Sydney Transfer Station Costs Cross Threshold
With Sydney waste transfer stations set to cross the $275 per tonne barrier for the first time, it’s time to ramp up resource recovery.
The effect of the NSW landfill levy, carbon pricing and compliance obligations on landfills and transfer stations, will push up pricing from 1 July 2012 by $35/t and possibly more for most Sydney putrescible landfills and transfer stations.
Current Transfer Station prices for household waste in Sydney range from $210 – $250/t. Landfills are about $220/t of household waste.
With CPI at 3%, the landfill levy adding $10/t plus, and carbon pricing between $8-17/t for landfills with more than 50% gas capture, it is likely that most transfer stations will cross the $275/t threshold for the first time.
As an interesting aside, it took Australia 200 years to get to the first $100/t priced landfill, 10 years to get to $200 and it will be only 5 years to get to a $300/t landfill. We will see $300/t landfills by as early as 1 July 2014.
That is good news for recyclers and AWT providers. Bad news for waste generators and councils who don’t maximise recycling and divert recoverable materials from landfill.
Waste costs represent 1-2% of business costs but they represent the largest single expenditure for most local Councils. These price increases send a very clear signal to businesses and Councils (as the agents for householders), to rapidly increase recycling via improved kerbside recycling, commercial recycling, collection of organics, drop off centres, dirty MRF’s and increased use of AWT.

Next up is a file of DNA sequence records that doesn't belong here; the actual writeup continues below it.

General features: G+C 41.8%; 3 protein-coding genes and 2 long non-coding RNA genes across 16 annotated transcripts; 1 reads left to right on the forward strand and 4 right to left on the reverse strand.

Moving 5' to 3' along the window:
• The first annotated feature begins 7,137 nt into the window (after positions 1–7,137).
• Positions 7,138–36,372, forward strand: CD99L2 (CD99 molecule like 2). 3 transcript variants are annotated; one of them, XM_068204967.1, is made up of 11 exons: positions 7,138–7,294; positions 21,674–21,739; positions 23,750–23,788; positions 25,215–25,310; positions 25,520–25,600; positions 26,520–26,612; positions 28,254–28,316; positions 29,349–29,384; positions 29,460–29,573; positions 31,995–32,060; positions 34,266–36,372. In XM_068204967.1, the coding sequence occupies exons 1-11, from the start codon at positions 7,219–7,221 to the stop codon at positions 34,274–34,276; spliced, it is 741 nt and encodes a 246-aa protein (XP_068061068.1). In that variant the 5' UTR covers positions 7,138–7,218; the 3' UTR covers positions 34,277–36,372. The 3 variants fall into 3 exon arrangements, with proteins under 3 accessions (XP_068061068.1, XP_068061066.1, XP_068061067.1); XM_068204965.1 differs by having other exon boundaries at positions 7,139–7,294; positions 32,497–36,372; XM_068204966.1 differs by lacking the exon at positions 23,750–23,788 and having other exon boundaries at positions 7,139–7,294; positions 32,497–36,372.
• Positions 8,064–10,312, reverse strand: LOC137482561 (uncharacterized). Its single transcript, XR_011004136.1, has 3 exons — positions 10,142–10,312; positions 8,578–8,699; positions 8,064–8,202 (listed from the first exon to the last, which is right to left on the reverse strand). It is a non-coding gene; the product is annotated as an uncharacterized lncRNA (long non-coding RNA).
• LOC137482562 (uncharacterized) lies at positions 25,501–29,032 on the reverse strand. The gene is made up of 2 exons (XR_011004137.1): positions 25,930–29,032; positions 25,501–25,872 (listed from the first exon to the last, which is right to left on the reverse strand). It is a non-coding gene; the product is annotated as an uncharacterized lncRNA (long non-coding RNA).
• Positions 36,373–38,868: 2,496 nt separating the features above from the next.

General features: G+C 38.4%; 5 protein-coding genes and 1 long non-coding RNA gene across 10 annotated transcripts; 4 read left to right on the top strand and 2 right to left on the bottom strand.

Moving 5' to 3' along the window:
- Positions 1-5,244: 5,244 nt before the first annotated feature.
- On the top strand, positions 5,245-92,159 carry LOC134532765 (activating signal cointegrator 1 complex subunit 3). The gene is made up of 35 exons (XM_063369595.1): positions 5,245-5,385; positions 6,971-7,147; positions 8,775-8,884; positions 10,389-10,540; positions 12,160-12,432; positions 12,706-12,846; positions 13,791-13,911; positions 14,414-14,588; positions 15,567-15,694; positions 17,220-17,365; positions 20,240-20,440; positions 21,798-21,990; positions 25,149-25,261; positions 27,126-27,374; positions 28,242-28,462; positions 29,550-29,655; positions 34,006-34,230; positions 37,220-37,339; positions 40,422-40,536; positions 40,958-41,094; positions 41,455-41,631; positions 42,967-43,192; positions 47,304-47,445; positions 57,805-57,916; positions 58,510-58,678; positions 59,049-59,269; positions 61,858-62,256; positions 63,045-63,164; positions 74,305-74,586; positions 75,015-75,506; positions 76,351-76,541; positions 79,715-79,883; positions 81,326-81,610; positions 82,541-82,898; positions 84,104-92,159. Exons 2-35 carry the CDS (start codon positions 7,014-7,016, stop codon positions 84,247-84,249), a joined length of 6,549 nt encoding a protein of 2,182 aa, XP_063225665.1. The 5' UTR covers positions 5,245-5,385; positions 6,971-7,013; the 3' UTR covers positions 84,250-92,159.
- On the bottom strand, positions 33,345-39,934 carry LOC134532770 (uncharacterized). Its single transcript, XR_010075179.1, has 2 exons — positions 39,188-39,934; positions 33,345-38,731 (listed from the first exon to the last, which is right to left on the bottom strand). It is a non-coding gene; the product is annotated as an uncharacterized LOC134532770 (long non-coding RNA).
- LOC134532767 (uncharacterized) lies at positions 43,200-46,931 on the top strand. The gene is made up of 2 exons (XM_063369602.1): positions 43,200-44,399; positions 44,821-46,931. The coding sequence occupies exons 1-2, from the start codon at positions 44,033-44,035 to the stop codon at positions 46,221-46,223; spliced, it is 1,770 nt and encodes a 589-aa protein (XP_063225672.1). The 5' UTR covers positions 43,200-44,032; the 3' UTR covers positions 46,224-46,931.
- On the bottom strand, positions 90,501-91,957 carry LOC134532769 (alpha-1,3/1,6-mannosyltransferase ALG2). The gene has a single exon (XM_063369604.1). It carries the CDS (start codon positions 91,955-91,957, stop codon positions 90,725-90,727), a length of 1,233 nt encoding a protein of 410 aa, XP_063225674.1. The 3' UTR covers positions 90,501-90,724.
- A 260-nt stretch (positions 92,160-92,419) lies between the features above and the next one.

It is now increasingly poor economics to send recyclable products to landfill (in Sydney). Not only is it a waste of resources and embodied energy, it now costs more than recycling for many products. While this has been true for paper, metals and some plastics for a decade, with the rise in landfill costs, it is now true for many other waste streams including organics, commercial waste and a much wider range of household materials.
For the first time in Australia’s history, recycling of the vast bulk of materials is now cheaper than landfill, in Sydney at least.
That is not true for the rest of Australia for most waste streams.
Most products cost more to recycle than to landfill. That is why over 22 million tonnes is landfilled and rising. We only recycle a few product streams in bulk, including metals and paper/cardboard, glass and some plastics. Those with inherent value.
That is why most recycling is subsidised in some form. Councils are the leaders in recycling and tip the subsidy can for up to $400 million per year in recycling subsidies.
As a generality, the business sector recycle only metals and paper/cardboard, and some plastics, because these products generate a commercial return. The vast majority of businesses will not, and don’t, subsidise their recycling. Consequently the bulk of their waste is landfilled (because it is cheaper to do so). That is totally rational from a shareholder value point of view.
Talk about a 2 speed economy. Landfill in Sydney is fast approaching $300/t whilst the removal of the $35/t landfill levy in QLD has seen landfilling cost in SE QLD drop to less than $40/t. Why would any rational business (or Council) recycle when they can landfill so cheaply. And so it is.
Recycling is a booming business in NSW with any number of new proposals in the pipeline. QLD is moribund. Other States including SA, WA, VIC and ACT are well lead by active and interventionist State agencies and regional groupings of Councils. These apply government policy to drive reform rather than price. It doesn’t matter which – price or policy as long as it works.
In NSW we see a more hands off approach from the EPA to market intervention but a very clear price signal to the market. It is starting to pay recycling dividends and will do so increasingly over the coming few years.
And as a concluding point the biggest winners from the higher landfill levies in NSW are the landfill operators. They are the ones with the capacity to install recycling operations on their sites and in doing so privatise the value of the levy.
They can charge the levy at the gate but divert the material from the landfill, thus avoiding having to acquit the levy to the State Government. Not a bad recycling subsidy with the levy going to $95.20/t on 1 July 2012.